It’s never ideal when a film has an agenda and then proceeds to beat viewers over the head with it. So, it’s quite unexpected when a film as preachy as First Reformed comes along and finds a way to be an exception to the rule. It’s a haunting, strange and lyrical narrative on one man’s spiritual and political resurrection from the darkest corners of his consciousness. First Reformed brims with insights on anger, guilt, faith and personal autonomy. Written and directed by Paul Schrader, the film revisits some of the more philosophical, character-driven elements of his early screenplay work, including Taxi Driver, Raging Bull and The Last Temptation of Christ. Schrader taps into another tormented soul, and actor Ethan Hawke delivers a career-best performance. First Reformed is built to carry the burden of Schrader’s ambitious and inspired script, which includes a visceral final scene that will linger for weeks.

8. The Rider (dir. Chloé Zhao)

Chinese-American writer-director Chloé Zhao (Songs My Brothers Taught Me) has taken a tender narrative and transformed it into a breathtakingly beautiful drama that shoots straight to the heart. Yes, the performances from some of the novice actors in supporting roles are unpolished, but the spirit that emanates from the setting, characters, relationships and direction is brilliant. In The Rider, Zhao taps former bronc rider-turned-actor Brady Jandreau to play the cinematic version of himself, Brady Blackburn, a young, Native American cowboy from South Dakota reflecting on his life after suffering a severe head injury. The Rider is Jandreau’s film, and he delivers a complexity and cowboy flair to the role that is unmatchable. Watching him train colts on the rugged Dakota landscape, confronting the idea of what it means to be a man and simply appreciating being alive is what makes the film so emotionally fulfilling.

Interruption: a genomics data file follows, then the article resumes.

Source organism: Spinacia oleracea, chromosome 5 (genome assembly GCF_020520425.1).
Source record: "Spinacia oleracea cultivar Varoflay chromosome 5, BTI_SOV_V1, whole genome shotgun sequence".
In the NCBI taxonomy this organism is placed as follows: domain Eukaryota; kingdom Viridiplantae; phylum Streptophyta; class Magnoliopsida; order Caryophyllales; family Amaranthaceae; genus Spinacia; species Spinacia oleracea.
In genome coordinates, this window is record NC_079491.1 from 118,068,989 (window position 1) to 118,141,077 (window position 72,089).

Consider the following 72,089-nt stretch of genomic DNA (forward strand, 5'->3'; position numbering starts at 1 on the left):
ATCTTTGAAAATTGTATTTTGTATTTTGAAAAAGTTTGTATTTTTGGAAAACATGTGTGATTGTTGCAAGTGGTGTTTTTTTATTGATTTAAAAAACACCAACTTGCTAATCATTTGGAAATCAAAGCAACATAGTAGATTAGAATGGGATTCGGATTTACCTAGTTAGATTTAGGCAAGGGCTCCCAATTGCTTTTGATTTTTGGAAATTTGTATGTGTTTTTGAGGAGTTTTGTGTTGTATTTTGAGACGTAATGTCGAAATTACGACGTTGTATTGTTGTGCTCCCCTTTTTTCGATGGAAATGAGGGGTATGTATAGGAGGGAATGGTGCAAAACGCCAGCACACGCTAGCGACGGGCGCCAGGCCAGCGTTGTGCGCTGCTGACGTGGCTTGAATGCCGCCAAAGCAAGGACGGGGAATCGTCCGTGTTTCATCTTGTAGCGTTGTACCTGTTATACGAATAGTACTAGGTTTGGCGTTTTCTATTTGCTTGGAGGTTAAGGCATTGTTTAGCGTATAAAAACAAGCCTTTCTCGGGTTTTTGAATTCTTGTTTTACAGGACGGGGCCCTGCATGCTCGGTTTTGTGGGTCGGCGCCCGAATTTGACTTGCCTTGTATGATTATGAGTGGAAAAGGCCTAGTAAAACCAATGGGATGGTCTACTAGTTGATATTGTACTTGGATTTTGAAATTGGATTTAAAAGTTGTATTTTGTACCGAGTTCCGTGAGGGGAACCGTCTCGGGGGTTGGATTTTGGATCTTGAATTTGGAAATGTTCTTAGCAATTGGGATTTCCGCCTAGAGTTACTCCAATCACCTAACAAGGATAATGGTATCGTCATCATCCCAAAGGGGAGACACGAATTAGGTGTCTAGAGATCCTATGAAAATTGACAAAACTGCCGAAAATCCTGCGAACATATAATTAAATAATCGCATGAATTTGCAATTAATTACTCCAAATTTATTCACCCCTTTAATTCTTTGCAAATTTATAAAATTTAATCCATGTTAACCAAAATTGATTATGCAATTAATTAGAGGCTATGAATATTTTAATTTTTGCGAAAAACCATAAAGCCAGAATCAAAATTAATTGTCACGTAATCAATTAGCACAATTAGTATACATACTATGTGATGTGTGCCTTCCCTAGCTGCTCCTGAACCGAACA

7. At Eternity’s Gate (dir. Julian Schnabel)

In At Eternity’s Gate, a biopic on Vincent van Gogh, Oscar-nominated director Julian Schnabel (The Diving Bell and the Butterfly) doesn’t take an antiquated concept and define mental illness as one specific thing or behavior. Everyone knows van Gogh suffered from some form of psychological disorder, so why play it up like other van Gogh films of the past? It’s one of the reasons Schnabel’s film is such an enlightening and unique experience. With At Eternity’s Gate, Schnabel, who is a famous painter himself, confronts van Gogh’s mental instability with inventive style and philosophical reflection. In doing so, he has given audiences one of the most creative and visually striking cinematic compositions about an artist in recent memory. Through handheld camerawork, distorted scenes and other stimulating experimental film elements, he allows viewers to see the world from van Gogh’s transcendent perspective.